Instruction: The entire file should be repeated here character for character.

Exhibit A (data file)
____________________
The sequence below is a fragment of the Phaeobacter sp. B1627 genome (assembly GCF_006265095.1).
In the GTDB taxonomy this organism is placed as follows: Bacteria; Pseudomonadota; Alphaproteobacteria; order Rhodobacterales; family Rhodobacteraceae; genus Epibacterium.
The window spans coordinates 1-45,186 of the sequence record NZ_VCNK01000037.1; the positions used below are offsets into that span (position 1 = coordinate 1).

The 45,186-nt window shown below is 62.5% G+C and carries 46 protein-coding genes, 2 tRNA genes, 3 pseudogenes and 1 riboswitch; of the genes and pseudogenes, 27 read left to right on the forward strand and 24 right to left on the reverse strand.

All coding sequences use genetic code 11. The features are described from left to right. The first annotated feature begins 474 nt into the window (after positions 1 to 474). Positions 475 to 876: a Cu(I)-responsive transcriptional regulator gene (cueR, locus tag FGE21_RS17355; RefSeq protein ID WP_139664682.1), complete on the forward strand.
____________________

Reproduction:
The sequence below is a fragment of the Phaeobacter sp. B1627 genome (assembly GCF_006265095.1).
In the GTDB taxonomy this organism is placed as follows: Bacteria; Pseudomonadota; Alphaproteobacteria; order Rhodobacterales; family Rhodobacteraceae; genus Epibacterium.
The window spans coordinates 1-45,186 of the sequence record NZ_VCNK01000037.1; the positions used below are offsets into that span (position 1 = coordinate 1).

The 45,186-nt window shown below is 62.5% G+C and carries 46 protein-coding genes, 2 tRNA genes, 3 pseudogenes and 1 riboswitch; of the genes and pseudogenes, 27 read left to right on the forward strand and 24 right to left on the reverse strand.

All coding sequences use genetic code 11. The features are described from left to right. The first annotated feature begins 474 nt into the window (after positions 1 to 474). Positions 475 to 876: a Cu(I)-responsive transcriptional regulator gene (cueR, locus tag FGE21_RS17355; RefSeq protein ID WP_139664682.1), complete on the forward strand.